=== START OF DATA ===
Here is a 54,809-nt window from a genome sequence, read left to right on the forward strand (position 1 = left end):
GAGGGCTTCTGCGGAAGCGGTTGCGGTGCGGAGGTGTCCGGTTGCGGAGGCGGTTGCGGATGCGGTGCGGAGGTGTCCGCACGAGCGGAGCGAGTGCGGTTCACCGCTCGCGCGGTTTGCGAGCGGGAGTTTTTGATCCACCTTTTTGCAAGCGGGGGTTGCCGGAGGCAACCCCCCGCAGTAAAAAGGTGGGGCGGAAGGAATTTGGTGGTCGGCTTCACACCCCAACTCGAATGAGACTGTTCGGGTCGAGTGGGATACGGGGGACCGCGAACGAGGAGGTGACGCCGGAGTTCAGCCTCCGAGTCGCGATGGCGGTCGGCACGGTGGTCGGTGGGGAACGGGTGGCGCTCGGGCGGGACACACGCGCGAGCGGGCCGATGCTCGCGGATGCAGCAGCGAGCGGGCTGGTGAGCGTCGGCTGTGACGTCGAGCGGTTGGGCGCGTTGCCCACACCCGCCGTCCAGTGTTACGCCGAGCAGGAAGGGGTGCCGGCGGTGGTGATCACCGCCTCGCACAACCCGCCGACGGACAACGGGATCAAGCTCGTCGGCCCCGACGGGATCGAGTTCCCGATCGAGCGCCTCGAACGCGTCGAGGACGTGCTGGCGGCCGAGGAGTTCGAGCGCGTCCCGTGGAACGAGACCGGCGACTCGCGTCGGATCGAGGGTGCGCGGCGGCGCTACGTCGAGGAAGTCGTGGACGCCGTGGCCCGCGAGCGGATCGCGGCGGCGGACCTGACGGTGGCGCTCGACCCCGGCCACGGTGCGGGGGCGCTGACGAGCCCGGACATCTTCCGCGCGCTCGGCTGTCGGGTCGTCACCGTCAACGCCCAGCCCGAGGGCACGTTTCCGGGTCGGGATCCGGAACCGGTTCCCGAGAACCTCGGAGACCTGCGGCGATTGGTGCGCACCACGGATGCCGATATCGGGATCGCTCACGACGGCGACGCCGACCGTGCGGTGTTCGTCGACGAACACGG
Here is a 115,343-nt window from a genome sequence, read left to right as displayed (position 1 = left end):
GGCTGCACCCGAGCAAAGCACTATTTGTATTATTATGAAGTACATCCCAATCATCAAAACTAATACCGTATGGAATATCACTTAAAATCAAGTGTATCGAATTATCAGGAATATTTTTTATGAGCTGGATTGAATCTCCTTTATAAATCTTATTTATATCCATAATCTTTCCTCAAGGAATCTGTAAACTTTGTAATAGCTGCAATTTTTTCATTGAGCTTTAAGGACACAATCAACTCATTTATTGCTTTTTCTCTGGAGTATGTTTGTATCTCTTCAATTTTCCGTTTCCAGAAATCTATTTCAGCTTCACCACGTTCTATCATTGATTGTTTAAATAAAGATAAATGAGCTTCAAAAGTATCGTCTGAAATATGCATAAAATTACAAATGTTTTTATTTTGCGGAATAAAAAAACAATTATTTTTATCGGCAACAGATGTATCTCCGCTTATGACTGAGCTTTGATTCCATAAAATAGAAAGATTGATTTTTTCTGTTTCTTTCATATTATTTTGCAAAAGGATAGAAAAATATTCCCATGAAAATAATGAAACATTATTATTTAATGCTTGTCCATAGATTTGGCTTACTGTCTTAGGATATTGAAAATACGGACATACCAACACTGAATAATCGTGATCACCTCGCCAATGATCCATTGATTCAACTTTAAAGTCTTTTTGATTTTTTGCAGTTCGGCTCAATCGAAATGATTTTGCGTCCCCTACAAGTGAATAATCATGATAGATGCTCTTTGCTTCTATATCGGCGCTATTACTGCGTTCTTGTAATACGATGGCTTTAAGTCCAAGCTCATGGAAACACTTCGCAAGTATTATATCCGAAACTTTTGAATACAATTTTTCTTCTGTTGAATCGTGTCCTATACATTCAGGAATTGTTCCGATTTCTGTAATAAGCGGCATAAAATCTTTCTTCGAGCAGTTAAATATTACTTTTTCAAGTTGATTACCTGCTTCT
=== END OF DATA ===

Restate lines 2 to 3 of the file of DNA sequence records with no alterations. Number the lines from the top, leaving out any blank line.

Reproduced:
GAGGGCTTCTGCGGAAGCGGTTGCGGTGCGGAGGTGTCCGGTTGCGGAGGCGGTTGCGGATGCGGTGCGGAGGTGTCCGCACGAGCGGAGCGAGTGCGGTTCACCGCTCGCGCGGTTTGCGAGCGGGAGTTTTTGATCCACCTTTTTGCAAGCGGGGGTTGCCGGAGGCAACCCCCCGCAGTAAAAAGGTGGGGCGGAAGGAATTTGGTGGTCGGCTTCACACCCCAACTCGAATGAGACTGTTCGGGTCGAGTGGGATACGGGGGACCGCGAACGAGGAGGTGACGCCGGAGTTCAGCCTCCGAGTCGCGATGGCGGTCGGCACGGTGGTCGGTGGGGAACGGGTGGCGCTCGGGCGGGACACACGCGCGAGCGGGCCGATGCTCGCGGATGCAGCAGCGAGCGGGCTGGTGAGCGTCGGCTGTGACGTCGAGCGGTTGGGCGCGTTGCCCACACCCGCCGTCCAGTGTTACGCCGAGCAGGAAGGGGTGCCGGCGGTGGTGATCACCGCCTCGCACAACCCGCCGACGGACAACGGGATCAAGCTCGTCGGCCCCGACGGGATCGAGTTCCCGATCGAGCGCCTCGAACGCGTCGAGGACGTGCTGGCGGCCGAGGAGTTCGAGCGCGTCCCGTGGAACGAGACCGGCGACTCGCGTCGGATCGAGGGTGCGCGGCGGCGCTACGTCGAGGAAGTCGTGGACGCCGTGGCCCGCGAGCGGATCGCGGCGGCGGACCTGACGGTGGCGCTCGACCCCGGCCACGGTGCGGGGGCGCTGACGAGCCCGGACATCTTCCGCGCGCTCGGCTGTCGGGTCGTCACCGTCAACGCCCAGCCCGAGGGCACGTTTCCGGGTCGGGATCCGGAACCGGTTCCCGAGAACCTCGGAGACCTGCGGCGATTGGTGCGCACCACGGATGCCGATATCGGGATCGCTCACGACGGCGACGCCGACCGTGCGGTGTTCGTCGACGAACACGG
Here is a 115,343-nt window from a genome sequence, read left to right as displayed (position 1 = left end):